Yes, it's that time of year again - time to compile my list of nominees for this year's Independent Reviewers of New England Awards. (I've been a bad boy, actually, I'm at the very deadline, so I have to double down and get the list out today!)
Which means it's also time to confront the many vagaries of the critical process - which loom all the larger when the pool of candidates is as wide as it is with the IRNEs. For this is that moment when your list of three or four possible nominees has to be boiled down to one. That moment when you have to go with your gut, when much of your reasoning can be answered with other reasoning. When your sense of history and feel for the dynamics of the scene can only go so far, when you have to decide between apples and oranges, and you're wondering if your final call, between one type of quality and another, comes down to a subconscious coin-toss.
This of course doesn't mean that the process is random - I have my reasons for everyone who is on my nominee list, so whoever gets the nod deserves it, IMHO. And it certainly doesn't mean I don't agonize over the final decision (and does anyone agonize over a coin toss?). Indeed, rest assured that everyone on the IRNEs takes these decisions extremely seriously - and are often shocked, shocked to find that someone else's decision has gone "the other way."
It doesn't get any easier in the final round, either - that's for sure. Which is one reason we keep trying to be more and more inclusive. The great irony around the debate around my IRNE membership some years ago was that I was the one always pushing for more, not less, diversity in the nominations - particularly where our influence counts the most, in the fringe and small theatre scenes. I'll say up front that I feel our highest goal is to help talent rise into the profession - and I think we do accomplish that to a surprising degree. I really couldn't care less which Broadway in Boston tour wins Best Visiting Production; and if an actor or actress wins a Norton Award a year or two after we've nominated them, that's all well and good - but the real action is over, indeed it ended when the artist broke into their first Equity production in part because they got noticed by an IRNE reviewer. This process happens anyway, of course; local casting directors do keep a close eye on the scene; but I think it moves faster now because of us - and perhaps my greatest satisfaction comes from seeing a performer I first saw in some basement or fringe space step onto the stage of an Equity house.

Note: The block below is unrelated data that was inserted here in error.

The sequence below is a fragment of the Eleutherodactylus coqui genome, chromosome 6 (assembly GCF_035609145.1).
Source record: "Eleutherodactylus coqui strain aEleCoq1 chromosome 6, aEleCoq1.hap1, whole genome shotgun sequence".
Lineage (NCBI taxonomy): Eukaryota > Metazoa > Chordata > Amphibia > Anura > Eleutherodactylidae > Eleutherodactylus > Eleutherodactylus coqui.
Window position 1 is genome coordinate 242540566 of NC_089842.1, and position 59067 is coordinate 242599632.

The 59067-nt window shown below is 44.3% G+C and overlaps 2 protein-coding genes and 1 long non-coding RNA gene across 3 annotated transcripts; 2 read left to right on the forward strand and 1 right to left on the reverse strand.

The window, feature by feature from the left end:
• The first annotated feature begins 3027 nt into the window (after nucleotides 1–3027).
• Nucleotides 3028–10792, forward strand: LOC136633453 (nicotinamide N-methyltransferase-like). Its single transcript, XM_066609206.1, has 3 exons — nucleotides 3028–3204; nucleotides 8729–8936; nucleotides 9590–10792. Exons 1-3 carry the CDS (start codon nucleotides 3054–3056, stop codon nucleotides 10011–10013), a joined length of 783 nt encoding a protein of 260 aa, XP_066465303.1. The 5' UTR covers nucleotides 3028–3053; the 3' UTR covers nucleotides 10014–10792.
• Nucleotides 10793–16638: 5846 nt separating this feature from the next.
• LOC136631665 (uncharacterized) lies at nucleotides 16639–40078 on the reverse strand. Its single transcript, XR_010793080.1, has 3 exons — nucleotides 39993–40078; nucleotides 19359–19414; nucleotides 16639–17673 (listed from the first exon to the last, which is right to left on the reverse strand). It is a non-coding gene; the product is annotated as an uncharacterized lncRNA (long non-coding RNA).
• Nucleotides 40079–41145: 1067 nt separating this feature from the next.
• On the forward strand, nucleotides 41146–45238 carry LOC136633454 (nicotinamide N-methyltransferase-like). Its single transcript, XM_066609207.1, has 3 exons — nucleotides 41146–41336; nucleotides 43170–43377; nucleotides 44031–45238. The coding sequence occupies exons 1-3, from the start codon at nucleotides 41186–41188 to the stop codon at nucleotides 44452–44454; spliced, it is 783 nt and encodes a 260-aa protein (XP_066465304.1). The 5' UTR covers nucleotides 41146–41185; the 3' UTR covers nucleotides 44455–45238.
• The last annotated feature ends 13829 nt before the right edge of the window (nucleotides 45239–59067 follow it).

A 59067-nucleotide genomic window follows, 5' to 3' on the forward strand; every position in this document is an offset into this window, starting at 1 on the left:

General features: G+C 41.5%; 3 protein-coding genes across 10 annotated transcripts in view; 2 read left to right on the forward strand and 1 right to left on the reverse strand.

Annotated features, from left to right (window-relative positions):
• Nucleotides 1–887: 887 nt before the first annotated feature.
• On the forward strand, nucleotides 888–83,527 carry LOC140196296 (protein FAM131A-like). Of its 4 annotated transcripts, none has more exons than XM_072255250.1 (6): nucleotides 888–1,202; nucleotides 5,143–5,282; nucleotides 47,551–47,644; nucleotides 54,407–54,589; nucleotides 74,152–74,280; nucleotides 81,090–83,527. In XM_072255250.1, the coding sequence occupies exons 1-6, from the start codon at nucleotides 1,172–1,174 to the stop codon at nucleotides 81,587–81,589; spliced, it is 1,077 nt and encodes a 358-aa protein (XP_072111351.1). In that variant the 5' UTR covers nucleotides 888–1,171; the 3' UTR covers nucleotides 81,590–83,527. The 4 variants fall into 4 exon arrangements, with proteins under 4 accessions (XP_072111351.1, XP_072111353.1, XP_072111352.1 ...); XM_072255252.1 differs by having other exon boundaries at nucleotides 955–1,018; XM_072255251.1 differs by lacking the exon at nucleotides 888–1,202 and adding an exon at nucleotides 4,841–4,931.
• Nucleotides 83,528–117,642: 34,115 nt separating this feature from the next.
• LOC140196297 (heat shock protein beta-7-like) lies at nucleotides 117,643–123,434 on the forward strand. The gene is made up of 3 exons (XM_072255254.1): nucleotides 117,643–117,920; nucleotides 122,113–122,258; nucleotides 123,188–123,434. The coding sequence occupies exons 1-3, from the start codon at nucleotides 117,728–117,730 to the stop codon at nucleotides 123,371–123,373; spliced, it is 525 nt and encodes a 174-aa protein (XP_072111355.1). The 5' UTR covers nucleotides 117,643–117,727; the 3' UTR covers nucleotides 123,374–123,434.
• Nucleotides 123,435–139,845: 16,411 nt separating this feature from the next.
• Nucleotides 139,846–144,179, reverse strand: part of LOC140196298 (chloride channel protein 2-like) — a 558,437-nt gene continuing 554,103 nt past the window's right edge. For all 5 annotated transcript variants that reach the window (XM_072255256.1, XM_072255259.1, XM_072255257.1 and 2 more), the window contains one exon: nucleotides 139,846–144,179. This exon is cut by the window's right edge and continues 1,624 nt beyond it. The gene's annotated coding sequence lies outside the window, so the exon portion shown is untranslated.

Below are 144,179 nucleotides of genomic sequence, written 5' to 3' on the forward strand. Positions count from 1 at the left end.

So let's hope that happens again this year. In the meantime, I have to go find a quarter . . .